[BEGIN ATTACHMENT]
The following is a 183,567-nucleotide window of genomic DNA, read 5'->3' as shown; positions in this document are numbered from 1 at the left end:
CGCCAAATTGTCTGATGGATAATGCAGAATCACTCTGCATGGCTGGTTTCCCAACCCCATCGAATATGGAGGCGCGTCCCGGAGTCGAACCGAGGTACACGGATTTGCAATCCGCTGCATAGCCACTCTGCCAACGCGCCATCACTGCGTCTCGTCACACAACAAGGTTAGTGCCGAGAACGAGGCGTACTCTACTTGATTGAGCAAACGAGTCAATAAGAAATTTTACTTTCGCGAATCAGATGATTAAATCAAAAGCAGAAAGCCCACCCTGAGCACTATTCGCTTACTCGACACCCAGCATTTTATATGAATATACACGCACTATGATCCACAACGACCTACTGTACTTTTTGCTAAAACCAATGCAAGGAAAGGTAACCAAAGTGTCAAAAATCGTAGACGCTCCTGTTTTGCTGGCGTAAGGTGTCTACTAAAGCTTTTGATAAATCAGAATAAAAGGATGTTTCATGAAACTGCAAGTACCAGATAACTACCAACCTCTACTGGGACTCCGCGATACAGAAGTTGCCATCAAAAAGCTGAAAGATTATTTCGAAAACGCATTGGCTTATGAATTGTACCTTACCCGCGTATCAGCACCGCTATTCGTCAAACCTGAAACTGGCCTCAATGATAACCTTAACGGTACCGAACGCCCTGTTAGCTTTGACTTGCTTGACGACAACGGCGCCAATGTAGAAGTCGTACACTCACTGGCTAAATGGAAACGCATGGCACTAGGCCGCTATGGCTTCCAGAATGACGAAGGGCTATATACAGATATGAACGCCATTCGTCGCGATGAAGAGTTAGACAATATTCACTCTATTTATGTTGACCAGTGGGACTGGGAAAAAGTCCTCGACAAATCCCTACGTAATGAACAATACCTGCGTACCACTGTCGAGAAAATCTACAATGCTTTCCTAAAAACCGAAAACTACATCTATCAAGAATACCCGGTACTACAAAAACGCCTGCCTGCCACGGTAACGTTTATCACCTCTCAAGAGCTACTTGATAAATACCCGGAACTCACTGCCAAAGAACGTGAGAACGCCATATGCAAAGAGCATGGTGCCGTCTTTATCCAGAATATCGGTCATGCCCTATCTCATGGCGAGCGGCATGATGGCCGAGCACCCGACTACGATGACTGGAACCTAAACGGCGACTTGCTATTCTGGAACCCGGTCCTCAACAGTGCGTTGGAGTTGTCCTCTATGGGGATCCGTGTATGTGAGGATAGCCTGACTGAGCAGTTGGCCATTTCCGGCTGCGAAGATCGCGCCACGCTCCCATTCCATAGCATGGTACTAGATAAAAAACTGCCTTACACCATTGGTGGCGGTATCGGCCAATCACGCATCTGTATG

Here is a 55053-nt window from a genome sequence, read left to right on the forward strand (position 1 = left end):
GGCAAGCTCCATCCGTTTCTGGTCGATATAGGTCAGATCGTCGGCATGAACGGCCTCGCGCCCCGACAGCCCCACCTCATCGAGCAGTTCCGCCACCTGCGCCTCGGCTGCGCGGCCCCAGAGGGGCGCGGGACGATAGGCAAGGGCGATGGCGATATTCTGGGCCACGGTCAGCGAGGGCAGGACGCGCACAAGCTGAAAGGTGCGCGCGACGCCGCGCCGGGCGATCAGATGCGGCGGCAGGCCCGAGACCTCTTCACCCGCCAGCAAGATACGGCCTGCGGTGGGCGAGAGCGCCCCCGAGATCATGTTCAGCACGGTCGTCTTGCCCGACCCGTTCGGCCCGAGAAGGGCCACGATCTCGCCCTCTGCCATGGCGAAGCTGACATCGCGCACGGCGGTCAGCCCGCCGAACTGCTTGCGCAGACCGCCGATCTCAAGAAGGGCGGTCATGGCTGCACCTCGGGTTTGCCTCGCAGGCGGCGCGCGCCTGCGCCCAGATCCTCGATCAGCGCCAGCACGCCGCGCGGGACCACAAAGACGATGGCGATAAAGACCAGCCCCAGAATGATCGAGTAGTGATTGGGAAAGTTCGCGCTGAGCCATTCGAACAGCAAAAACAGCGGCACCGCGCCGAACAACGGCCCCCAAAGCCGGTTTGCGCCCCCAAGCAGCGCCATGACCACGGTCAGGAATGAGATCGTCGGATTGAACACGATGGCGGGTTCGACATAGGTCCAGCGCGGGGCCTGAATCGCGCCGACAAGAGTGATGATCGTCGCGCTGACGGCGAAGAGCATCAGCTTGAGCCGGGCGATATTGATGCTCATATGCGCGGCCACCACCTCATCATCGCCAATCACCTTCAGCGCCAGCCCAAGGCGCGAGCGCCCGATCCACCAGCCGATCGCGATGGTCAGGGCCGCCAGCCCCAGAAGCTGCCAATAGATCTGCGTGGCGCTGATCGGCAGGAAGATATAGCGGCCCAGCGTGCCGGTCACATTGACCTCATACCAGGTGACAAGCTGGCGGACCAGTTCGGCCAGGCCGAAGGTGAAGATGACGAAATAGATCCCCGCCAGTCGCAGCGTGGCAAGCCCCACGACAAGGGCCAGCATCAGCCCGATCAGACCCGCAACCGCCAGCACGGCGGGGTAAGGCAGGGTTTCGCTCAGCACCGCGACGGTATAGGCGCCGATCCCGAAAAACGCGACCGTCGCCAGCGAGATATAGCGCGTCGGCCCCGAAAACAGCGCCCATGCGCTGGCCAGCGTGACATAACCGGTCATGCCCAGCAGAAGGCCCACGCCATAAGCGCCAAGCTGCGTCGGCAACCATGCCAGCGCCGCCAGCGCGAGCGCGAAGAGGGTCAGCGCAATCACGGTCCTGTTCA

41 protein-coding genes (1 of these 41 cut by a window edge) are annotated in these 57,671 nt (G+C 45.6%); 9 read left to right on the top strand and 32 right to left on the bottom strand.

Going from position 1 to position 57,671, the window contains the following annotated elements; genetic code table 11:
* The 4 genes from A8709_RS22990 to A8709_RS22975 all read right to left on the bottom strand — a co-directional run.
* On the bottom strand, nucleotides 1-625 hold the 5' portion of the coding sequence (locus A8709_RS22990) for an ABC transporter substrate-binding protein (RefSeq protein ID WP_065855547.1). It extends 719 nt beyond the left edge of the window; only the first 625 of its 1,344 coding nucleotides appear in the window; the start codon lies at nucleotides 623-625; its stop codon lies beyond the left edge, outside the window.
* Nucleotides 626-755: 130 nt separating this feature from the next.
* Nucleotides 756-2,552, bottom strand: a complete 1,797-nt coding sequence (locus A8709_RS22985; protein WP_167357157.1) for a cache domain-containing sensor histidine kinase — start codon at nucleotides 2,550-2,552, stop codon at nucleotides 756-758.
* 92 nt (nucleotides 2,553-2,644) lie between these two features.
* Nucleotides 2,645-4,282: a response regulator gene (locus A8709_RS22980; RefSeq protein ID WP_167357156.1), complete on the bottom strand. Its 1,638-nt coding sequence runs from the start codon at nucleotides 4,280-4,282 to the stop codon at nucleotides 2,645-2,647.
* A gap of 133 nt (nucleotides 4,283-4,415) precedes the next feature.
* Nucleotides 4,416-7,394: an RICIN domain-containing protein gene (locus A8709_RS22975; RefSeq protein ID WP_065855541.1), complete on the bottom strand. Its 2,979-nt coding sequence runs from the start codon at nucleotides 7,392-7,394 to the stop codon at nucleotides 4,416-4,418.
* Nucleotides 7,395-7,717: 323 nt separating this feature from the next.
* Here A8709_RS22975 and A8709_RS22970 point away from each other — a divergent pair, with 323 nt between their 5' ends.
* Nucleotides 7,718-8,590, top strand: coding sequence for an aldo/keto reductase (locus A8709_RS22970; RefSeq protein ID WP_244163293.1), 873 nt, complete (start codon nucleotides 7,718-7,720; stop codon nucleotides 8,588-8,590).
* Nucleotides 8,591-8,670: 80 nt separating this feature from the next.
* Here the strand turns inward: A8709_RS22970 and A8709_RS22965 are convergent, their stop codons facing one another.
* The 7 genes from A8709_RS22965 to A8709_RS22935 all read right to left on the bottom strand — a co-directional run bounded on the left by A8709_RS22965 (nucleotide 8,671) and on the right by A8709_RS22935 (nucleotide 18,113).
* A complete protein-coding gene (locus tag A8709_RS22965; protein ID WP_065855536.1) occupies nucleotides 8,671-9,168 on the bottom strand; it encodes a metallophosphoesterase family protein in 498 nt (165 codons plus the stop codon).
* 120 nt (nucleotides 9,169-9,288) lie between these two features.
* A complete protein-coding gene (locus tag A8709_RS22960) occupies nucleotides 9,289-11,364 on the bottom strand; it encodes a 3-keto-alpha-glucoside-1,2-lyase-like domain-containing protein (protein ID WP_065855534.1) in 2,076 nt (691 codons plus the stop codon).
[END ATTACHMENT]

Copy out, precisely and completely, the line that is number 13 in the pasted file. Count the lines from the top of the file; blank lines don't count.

* A gap of 133 nt (nucleotides 4,283-4,415) precedes the next feature.